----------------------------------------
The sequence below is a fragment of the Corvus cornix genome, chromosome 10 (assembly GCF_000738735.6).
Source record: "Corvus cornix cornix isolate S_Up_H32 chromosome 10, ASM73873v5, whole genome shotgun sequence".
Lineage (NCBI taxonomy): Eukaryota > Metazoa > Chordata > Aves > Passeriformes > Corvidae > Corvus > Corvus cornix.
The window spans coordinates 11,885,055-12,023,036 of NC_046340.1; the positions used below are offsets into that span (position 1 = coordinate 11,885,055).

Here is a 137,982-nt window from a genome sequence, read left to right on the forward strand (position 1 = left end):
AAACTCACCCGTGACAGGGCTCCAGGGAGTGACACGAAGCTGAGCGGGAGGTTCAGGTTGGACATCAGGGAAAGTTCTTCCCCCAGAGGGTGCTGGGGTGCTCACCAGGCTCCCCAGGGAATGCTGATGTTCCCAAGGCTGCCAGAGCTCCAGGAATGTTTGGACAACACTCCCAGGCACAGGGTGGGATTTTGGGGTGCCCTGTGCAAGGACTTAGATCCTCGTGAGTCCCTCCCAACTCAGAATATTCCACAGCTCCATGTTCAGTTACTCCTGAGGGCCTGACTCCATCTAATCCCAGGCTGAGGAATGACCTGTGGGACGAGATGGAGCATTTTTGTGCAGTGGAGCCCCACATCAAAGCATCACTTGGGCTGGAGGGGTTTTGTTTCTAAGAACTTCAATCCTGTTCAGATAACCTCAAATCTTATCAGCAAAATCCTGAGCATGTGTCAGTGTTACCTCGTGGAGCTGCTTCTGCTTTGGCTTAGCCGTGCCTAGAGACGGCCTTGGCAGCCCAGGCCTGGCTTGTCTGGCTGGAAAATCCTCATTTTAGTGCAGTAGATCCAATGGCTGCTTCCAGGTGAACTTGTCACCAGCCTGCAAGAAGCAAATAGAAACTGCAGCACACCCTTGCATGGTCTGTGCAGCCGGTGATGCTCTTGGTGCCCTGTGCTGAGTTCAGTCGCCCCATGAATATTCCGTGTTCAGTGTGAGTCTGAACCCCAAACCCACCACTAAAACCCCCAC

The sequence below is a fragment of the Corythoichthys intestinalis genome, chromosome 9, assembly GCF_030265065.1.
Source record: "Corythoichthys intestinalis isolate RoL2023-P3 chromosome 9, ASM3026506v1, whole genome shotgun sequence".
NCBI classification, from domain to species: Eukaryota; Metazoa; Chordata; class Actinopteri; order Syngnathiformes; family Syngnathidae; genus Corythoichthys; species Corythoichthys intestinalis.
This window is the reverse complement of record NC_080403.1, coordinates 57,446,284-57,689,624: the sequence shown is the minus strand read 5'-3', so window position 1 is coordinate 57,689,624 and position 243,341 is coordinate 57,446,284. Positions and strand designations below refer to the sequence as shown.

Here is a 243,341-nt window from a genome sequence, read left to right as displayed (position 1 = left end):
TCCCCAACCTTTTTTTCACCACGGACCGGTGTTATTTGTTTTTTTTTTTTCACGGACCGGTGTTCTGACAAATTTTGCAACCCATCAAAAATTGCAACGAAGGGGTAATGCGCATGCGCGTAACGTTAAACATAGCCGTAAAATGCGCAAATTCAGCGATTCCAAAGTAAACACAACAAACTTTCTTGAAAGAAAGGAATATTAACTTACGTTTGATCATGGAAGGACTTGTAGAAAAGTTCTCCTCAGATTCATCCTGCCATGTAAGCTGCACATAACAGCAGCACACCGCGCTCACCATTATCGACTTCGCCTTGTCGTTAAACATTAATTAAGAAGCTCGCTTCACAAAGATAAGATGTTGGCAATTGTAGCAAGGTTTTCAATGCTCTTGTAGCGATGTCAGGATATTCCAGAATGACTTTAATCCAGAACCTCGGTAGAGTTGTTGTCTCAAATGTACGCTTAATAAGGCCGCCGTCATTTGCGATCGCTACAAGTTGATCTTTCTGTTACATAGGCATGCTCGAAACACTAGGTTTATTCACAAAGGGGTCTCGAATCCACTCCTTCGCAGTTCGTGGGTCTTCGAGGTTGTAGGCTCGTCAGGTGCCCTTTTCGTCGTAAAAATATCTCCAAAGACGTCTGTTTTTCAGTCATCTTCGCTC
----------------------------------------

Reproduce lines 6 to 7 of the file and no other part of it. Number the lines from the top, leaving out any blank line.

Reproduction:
AAACTCACCCGTGACAGGGCTCCAGGGAGTGACACGAAGCTGAGCGGGAGGTTCAGGTTGGACATCAGGGAAAGTTCTTCCCCCAGAGGGTGCTGGGGTGCTCACCAGGCTCCCCAGGGAATGCTGATGTTCCCAAGGCTGCCAGAGCTCCAGGAATGTTTGGACAACACTCCCAGGCACAGGGTGGGATTTTGGGGTGCCCTGTGCAAGGACTTAGATCCTCGTGAGTCCCTCCCAACTCAGAATATTCCACAGCTCCATGTTCAGTTACTCCTGAGGGCCTGACTCCATCTAATCCCAGGCTGAGGAATGACCTGTGGGACGAGATGGAGCATTTTTGTGCAGTGGAGCCCCACATCAAAGCATCACTTGGGCTGGAGGGGTTTTGTTTCTAAGAACTTCAATCCTGTTCAGATAACCTCAAATCTTATCAGCAAAATCCTGAGCATGTGTCAGTGTTACCTCGTGGAGCTGCTTCTGCTTTGGCTTAGCCGTGCCTAGAGACGGCCTTGGCAGCCCAGGCCTGGCTTGTCTGGCTGGAAAATCCTCATTTTAGTGCAGTAGATCCAATGGCTGCTTCCAGGTGAACTTGTCACCAGCCTGCAAGAAGCAAATAGAAACTGCAGCACACCCTTGCATGGTCTGTGCAGCCGGTGATGCTCTTGGTGCCCTGTGCTGAGTTCAGTCGCCCCATGAATATTCCGTGTTCAGTGTGAGTCTGAACCCCAAACCCACCACTAAAACCCCCAC

The sequence below is a fragment of the Corythoichthys intestinalis genome, chromosome 9, assembly GCF_030265065.1.